Bidder Asymmetry in Infrastructure Procurement: Are There any Fringe Bidders?

24 Pages Posted: 20 Apr 2016

See all articles by Antonio Estache

Antonio Estache

Université Libre de Bruxelles (ULB) - European Center for Advanced Research in Economics and Statistics (ECARES)

Atsushi Iimi

International Monetary Fund (IMF); World Bank

Date Written: July 1, 2008

Abstract

Asymmetric auctions are among the most rapidly growing areas in the auction literature. The potential benefits from improved auction efficiency are expected to be enormous in public procurement auctions related to official development projects. Entrant bidders are considered a key to enhance competition in an auction and break potential collusive arrangements among incumbent bidders. Asymmetric auction theory predicts that weak (fringe) bidders would bid more aggressively when they are faced with a strong (incumbent) opponent. Using official development assistance procurement data, this paper finds that in the major infrastructure sectors, entrants submitted systematically aggressive bids in the presence of an incumbent bidder. The findings also show that a high concentration of incumbents in an auction would harm auction efficiency, raising procurement costs. The results suggest that auctioneers should encourage fringe bidders to actively participate in the bidding process while maintaining the quality of the projects. This is conducive to enhancing competitive circumstances in public procurements and improving allocative efficiency.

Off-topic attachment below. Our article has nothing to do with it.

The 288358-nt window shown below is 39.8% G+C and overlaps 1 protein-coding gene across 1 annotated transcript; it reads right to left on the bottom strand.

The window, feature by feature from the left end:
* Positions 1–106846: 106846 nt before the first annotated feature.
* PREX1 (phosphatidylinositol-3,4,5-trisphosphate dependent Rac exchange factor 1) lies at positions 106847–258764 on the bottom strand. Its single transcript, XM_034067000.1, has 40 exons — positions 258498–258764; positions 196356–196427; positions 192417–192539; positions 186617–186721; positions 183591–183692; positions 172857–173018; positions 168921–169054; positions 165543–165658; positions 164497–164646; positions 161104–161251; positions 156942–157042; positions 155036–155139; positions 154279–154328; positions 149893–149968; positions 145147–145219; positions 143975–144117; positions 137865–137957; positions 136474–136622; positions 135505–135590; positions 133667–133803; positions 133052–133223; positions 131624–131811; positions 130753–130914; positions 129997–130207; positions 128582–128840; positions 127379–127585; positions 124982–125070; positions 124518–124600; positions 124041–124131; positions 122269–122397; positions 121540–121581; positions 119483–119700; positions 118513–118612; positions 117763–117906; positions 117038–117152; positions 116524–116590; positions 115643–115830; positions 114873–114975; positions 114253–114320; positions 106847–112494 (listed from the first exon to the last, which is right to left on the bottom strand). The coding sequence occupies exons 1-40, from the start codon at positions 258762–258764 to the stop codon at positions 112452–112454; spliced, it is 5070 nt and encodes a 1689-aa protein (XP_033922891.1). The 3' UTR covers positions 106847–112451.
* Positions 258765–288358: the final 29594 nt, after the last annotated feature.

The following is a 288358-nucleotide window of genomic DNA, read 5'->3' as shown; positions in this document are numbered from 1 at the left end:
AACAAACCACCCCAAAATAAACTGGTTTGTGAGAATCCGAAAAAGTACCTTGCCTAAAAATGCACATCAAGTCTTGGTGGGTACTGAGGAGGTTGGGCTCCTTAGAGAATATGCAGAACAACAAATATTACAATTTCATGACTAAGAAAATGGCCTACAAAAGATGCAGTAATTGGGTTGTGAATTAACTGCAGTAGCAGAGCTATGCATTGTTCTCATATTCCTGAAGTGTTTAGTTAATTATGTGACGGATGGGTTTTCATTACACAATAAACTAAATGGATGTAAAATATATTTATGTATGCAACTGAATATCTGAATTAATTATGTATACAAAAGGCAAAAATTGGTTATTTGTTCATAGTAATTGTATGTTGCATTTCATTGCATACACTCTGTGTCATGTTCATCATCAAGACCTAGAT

Keywords: Investment and Investment Climate, Government Procurement, Debt Markets, E-Business, Infrastructure Economics

Suggested Citation

Estache, Antonio and Iimi, Atsushi, Bidder Asymmetry in Infrastructure Procurement: Are There any Fringe Bidders? (July 1, 2008). World Bank Policy Research Working Paper Series, Vol. , pp. -, 2008. Available at SSRN: https://ssrn.com/abstract=1157128

Antonio Estache (Contact Author)

Université Libre de Bruxelles (ULB) - European Center for Advanced Research in Economics and Statistics (ECARES) ( email )

Ave. Franklin D Roosevelt, 50 - C.P. 114
Brussels, B-1050
Belgium
32 (0)2 6503838 (Phone)

Atsushi Iimi

International Monetary Fund (IMF)

700 19th Street, N.W.
Washington, DC 20431
United States

World Bank ( email )

1818 H Street NW
Washington, DC 20433
United States

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